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ERIC Number: ED509613
Record Type: Non-Journal
Publication Date: 2009-Jun-23
Pages: 8
Abstractor: ERIC
Reference Count: 0
$100 Billion: For Reform...or to Subsidize the Status Quo? Education Stimulus Watch. Special Report 1
Smarick, Andy
American Enterprise Institute for Public Policy Research
This is the first in a quarterly series of special reports on the K-12 education implications of the federal government's economic stimulus package, the American Recovery and Reinvestment Act (ARRA). That the ARRA, which was signed into law in February, will pump nearly $100 billion--an unprecedented sum of federal money--into K-12 education is not in doubt. Nor is the legislation's potential to play a uniquely influential role in the affairs of districts and schools. What is at issue is the substance of that role. Since congressional deliberations began, much of the commentary about the ARRA has suggested that it will contribute mightily to the ongoing efforts to improve America's schools. The "New York Times" reported on Democratic congressional leaders' vigorous efforts to craft the law in a way that would ensure that the funding would be used for reform. Since its passage, Secretary of Education Arne Duncan has said many times that ARRA education funds must drive improvement. Significant media and education industry attention has been paid to the law's "Race to the Top" and "What Works" funds, billions of dollars designed to launch new initiatives and scale up those already working. For these reasons, the law's education components have been depicted as potentially among the most important engines for education reform in generations. This special report approaches these claims with a critical eye and ultimately concludes otherwise. (Contains 37 endnotes.) [The second part of this series, "$75 Billion in Formula Grants Failed to Drive Reform. Can $5 Billion in Competitive Grants Do the Job?" Education Stimulus Watch. Special Report 2 can be found at ED509614. To view "The Full Story on Race to the Top." Education Stimulus Watch. Special Report 3, see ED509615.]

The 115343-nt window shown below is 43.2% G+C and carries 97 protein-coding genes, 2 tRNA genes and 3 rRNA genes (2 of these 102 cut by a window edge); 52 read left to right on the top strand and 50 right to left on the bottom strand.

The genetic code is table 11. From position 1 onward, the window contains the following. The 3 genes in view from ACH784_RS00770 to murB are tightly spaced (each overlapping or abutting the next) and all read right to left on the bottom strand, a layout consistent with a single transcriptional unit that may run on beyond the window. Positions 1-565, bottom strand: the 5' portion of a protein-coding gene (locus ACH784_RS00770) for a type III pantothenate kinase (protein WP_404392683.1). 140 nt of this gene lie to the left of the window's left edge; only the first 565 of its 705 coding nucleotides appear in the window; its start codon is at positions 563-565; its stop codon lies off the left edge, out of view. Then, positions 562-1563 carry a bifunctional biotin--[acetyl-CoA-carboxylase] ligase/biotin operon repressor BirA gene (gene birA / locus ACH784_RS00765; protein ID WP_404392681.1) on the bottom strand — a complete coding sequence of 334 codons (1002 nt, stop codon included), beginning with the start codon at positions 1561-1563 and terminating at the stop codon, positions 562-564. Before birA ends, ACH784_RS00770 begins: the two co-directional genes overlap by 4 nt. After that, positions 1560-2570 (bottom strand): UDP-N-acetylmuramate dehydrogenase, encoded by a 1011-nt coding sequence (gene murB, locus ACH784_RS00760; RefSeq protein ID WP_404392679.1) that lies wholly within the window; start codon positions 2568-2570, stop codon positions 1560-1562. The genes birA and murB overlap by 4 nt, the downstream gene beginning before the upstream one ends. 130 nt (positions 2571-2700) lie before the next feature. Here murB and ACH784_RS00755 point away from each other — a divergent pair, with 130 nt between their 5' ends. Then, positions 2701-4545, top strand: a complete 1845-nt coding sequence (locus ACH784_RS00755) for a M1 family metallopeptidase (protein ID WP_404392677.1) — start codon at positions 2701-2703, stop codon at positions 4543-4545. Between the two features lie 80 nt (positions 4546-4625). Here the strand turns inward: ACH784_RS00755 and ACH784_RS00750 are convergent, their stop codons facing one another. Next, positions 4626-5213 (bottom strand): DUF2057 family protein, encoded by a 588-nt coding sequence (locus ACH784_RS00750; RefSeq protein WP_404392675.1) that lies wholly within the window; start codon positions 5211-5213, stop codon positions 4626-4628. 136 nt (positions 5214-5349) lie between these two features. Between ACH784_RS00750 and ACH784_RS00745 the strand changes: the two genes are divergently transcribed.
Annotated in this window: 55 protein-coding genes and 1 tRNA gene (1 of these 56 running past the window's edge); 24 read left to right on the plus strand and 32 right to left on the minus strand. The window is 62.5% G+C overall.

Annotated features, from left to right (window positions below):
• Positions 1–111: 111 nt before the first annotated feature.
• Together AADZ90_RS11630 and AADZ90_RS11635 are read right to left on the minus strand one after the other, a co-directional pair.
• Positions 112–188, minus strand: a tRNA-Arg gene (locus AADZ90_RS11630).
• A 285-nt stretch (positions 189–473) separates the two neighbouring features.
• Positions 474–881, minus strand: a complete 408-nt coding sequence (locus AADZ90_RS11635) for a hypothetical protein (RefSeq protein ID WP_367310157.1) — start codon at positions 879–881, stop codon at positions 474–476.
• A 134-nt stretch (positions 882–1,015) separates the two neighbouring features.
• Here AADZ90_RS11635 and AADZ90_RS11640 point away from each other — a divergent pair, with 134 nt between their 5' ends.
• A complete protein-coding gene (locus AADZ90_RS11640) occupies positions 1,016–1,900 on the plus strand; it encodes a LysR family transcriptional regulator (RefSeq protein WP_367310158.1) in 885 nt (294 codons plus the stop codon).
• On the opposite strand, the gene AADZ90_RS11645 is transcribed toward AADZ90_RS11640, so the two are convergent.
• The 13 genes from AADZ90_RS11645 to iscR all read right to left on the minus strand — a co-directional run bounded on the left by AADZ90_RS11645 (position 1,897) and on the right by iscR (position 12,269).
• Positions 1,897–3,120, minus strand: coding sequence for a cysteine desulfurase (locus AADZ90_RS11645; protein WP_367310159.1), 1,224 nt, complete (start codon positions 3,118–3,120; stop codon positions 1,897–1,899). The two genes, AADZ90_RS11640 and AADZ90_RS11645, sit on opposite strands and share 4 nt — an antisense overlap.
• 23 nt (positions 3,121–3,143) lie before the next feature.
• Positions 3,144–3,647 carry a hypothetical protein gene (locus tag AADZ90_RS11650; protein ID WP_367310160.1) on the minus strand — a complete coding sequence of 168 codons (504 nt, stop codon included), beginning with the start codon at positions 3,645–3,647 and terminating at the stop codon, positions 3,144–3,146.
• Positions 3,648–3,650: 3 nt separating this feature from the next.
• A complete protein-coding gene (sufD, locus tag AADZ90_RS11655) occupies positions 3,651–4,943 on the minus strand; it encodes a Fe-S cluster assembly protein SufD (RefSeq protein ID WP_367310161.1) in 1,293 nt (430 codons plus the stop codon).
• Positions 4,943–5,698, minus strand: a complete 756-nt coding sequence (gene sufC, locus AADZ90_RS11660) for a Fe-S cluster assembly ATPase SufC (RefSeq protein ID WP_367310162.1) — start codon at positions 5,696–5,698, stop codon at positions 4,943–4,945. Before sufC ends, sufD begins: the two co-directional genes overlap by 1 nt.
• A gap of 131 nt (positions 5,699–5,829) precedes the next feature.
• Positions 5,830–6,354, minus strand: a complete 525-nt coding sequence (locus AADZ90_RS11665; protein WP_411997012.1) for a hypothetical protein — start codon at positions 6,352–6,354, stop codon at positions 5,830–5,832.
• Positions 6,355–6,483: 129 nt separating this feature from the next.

American Enterprise Institute for Public Policy Research. 1150 Seventeenth Street NW, Washington, DC 20036. Tel: 202-862-5800; Fax: 202-862-7177; Web site:
Publication Type: Opinion Papers; Reports - Evaluative
Education Level: Elementary Secondary Education
Audience: N/A
Language: English
Sponsor: N/A
Authoring Institution: American Enterprise Institute for Public Policy Research